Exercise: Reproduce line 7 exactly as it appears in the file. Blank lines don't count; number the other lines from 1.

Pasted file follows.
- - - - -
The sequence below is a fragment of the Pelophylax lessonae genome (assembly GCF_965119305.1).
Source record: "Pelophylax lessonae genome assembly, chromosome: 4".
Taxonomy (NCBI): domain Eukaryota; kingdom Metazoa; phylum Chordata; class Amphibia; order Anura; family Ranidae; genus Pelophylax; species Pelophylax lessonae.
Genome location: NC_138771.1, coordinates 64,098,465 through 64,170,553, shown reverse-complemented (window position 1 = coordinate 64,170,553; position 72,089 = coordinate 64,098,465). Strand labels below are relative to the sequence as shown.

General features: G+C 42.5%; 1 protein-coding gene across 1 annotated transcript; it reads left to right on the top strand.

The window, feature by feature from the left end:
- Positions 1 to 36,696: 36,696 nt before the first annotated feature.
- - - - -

- Positions 1 to 36,696: 36,696 nt before the first annotated feature.